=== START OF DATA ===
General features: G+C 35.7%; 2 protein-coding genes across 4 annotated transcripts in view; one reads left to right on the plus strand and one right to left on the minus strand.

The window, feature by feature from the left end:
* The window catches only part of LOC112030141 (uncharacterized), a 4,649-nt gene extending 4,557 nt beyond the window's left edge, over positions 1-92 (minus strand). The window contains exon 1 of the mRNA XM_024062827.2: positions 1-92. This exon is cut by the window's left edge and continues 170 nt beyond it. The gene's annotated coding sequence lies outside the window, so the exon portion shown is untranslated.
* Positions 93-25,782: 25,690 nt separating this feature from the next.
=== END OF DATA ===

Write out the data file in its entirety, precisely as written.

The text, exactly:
General features: G+C 35.7%; 2 protein-coding genes across 4 annotated transcripts in view; one reads left to right on the plus strand and one right to left on the minus strand.

The window, feature by feature from the left end:
* The window catches only part of LOC112030141 (uncharacterized), a 4,649-nt gene extending 4,557 nt beyond the window's left edge, over positions 1-92 (minus strand). The window contains exon 1 of the mRNA XM_024062827.2: positions 1-92. This exon is cut by the window's left edge and continues 170 nt beyond it. The gene's annotated coding sequence lies outside the window, so the exon portion shown is untranslated.
* Positions 93-25,782: 25,690 nt separating this feature from the next.